I love using Medjool dates in bliss balls because they’re sweet and help bind. But sometimes it’s not worth buying whole dates if you’re just going to pulverize them. Check out Ziyad baking dates, which are considerably cheaper and ready to use. 
Baking dates are much more dense, so you can’t go cup for cup. I find that a 2:1 ratio (whole dates : baking dates) usually works. So, if a recipe calls for 2 cups whole, pitted dates, you can sub in 1 cup baking dates.

What can I roll my lemon protein balls in?

Anything! Rolling these tiny bites in a finishing ingredient really make them presentation worthy. Try: arrowroot powder, minced nuts or seeds or shredded coconut.

What if my balls don’t hold together?

Depending on the recipe, you can add a tiny bit of water. Or, more dates, honey or nut butter also work great. Add any of these ingredients a tablespoon at a time, mixing between additions to ensure you don’t over do it.

How long do protein balls last in the fridge?

These protein and energy packed balls can last up to ten days in the fridge in an airtight container, or longer in the freezer (but they won’t)! 🙂

Lemon Protein Balls

Easy and packable, antioxidant rich and omega 3 dense salted cacao bliss balls are the perfect nutrient dense snack.
Print Pin Rate
Course: Dessert, Snack
Cuisine: American
Keyword: Kids, Make Ahead, Quick
Allergen: Dairy Free, Gluten Free, Vegan
Prep Time: 10 minutes
Chill Time: 1 hour
Total Time: 1 hour 10 minutes
Servings: 15
Calories: 113kcal


  • Measuring Scoops & Spoons
  • Microwave Safe, Glass Mixing Bowl
  • Mixing Spoon
  • Food Processor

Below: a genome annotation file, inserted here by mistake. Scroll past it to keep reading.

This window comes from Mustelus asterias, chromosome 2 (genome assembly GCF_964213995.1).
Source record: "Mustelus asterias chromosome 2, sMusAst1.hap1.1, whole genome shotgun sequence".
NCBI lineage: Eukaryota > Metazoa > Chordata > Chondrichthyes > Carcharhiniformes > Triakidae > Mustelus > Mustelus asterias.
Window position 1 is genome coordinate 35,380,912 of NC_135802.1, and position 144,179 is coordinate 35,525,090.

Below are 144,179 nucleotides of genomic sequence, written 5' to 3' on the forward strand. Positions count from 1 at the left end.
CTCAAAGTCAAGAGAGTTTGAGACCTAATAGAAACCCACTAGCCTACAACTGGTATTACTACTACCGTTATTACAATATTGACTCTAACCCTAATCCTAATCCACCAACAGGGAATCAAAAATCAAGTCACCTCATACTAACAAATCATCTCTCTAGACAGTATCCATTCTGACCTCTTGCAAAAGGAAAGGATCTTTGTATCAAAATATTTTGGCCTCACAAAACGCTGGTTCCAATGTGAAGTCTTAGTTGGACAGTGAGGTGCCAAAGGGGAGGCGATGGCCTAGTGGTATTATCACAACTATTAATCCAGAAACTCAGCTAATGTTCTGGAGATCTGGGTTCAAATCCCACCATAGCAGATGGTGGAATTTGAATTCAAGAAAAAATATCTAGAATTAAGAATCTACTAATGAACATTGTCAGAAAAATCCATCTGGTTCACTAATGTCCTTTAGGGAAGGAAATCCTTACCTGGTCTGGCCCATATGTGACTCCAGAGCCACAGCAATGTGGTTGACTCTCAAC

• Cookie scoop or large spoon


  • 1 .5 cups chickpeas, drained and rinsed
  • 1.5 cups packed pitted dates, about 15 dates, or 3/4 cup baking dates*
  • 1/2 cup pecans
  • 1/4 cup chia seeds
  • 1 tbsp honey
  • the zest and juice of one lemon, ~2-3 tbsp lemon juice
  • 1 tsp ginger root, peeled or 1/2 tsp powder
  • 1 tsp vanilla extract
  • 1 tsp salt
  • 2-4 tbsp arrowroot powder for dusting


  • Drain and rinse your chickpeas really well, in cool running water for 30 seconds or so. This helps diminish the bean-y flavor.
  • Next add all of the ingredients to the food processor and blend until a cohesive mixture forms, around 1 minute.
  • Scoop into large 1 tablespoon servings using a cookie scoop, or regular spoon. Shape into balls.
  • Prepare a small plate to roll your balls in, by placing 2 TBSP arrowroot powder onto the plate.
  • Once the balls are formed, roll them in the powder and set aside to chill. Continue with the remaining balls, adding a little arrowroot to the plate as you go.
  • Chill for 60 + minutes and enjoy!


*Baking Dates: baking dates are cheaper, and because they’re more dense you use less. If you use baking dates just roughly chop them in a few pieces so they have a chance to incorporate into the mixture.
** Ginger: you can use fresh ginger root, or dried, powdered ginger. You use a little less dried because it’s more concentrated.
Storage: These keep in an airtight container in the fridge for up to 10 days. Or several months in the freezer. 


Serving: 1 bite | Calories: 113kcal | Carbohydrates: 19g | Protein: 2g | Fat: 4g | Saturated Fat: 0.3g | Polyunsaturated Fat: 2g | Monounsaturated Fat: 2g | Trans Fat: 0.004g | Sodium: 157mg | Potassium: 176mg | Fiber: 4g | Sugar: 12g | Vitamin A: 30IU | Vitamin C: 0.3mg | Calcium: 38mg | Iron: 1mg

Leave a Reply

Your email address will not be published. Required fields are marked *

Recipe Rating